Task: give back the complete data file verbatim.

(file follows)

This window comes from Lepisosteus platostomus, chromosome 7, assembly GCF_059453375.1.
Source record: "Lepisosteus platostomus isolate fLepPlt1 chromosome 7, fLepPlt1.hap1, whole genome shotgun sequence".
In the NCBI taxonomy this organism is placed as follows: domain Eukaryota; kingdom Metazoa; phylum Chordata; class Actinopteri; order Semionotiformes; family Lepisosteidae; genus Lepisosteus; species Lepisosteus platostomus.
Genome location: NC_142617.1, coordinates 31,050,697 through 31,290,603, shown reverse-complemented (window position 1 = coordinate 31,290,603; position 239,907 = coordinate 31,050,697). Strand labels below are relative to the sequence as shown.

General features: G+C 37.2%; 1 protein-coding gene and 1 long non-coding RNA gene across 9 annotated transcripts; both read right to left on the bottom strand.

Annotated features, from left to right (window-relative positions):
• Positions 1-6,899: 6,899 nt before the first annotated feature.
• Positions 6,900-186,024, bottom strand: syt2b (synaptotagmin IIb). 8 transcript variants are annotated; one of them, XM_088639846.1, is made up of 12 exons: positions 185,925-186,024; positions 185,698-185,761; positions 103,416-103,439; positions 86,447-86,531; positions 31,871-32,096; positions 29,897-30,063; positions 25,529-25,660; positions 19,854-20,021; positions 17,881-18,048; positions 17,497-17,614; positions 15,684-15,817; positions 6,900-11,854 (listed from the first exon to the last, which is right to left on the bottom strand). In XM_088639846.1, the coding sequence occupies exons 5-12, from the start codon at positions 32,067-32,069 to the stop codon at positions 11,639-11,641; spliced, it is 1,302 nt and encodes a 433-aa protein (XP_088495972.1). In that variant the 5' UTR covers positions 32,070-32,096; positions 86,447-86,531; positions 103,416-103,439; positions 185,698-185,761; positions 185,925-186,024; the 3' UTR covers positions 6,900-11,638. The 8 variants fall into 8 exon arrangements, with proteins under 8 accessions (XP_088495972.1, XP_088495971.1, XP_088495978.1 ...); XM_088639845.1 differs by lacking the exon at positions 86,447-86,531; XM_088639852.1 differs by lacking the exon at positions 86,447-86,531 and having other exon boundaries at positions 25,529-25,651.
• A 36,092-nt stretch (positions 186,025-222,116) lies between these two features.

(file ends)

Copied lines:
This window comes from Lepisosteus platostomus, chromosome 7, assembly GCF_059453375.1.
Source record: "Lepisosteus platostomus isolate fLepPlt1 chromosome 7, fLepPlt1.hap1, whole genome shotgun sequence".
In the NCBI taxonomy this organism is placed as follows: domain Eukaryota; kingdom Metazoa; phylum Chordata; class Actinopteri; order Semionotiformes; family Lepisosteidae; genus Lepisosteus; species Lepisosteus platostomus.
Genome location: NC_142617.1, coordinates 31,050,697 through 31,290,603, shown reverse-complemented (window position 1 = coordinate 31,290,603; position 239,907 = coordinate 31,050,697). Strand labels below are relative to the sequence as shown.

General features: G+C 37.2%; 1 protein-coding gene and 1 long non-coding RNA gene across 9 annotated transcripts; both read right to left on the bottom strand.

Annotated features, from left to right (window-relative positions):
• Positions 1-6,899: 6,899 nt before the first annotated feature.
• Positions 6,900-186,024, bottom strand: syt2b (synaptotagmin IIb). 8 transcript variants are annotated; one of them, XM_088639846.1, is made up of 12 exons: positions 185,925-186,024; positions 185,698-185,761; positions 103,416-103,439; positions 86,447-86,531; positions 31,871-32,096; positions 29,897-30,063; positions 25,529-25,660; positions 19,854-20,021; positions 17,881-18,048; positions 17,497-17,614; positions 15,684-15,817; positions 6,900-11,854 (listed from the first exon to the last, which is right to left on the bottom strand). In XM_088639846.1, the coding sequence occupies exons 5-12, from the start codon at positions 32,067-32,069 to the stop codon at positions 11,639-11,641; spliced, it is 1,302 nt and encodes a 433-aa protein (XP_088495972.1). In that variant the 5' UTR covers positions 32,070-32,096; positions 86,447-86,531; positions 103,416-103,439; positions 185,698-185,761; positions 185,925-186,024; the 3' UTR covers positions 6,900-11,638. The 8 variants fall into 8 exon arrangements, with proteins under 8 accessions (XP_088495972.1, XP_088495971.1, XP_088495978.1 ...); XM_088639845.1 differs by lacking the exon at positions 86,447-86,531; XM_088639852.1 differs by lacking the exon at positions 86,447-86,531 and having other exon boundaries at positions 25,529-25,651.
• A 36,092-nt stretch (positions 186,025-222,116) lies between these two features.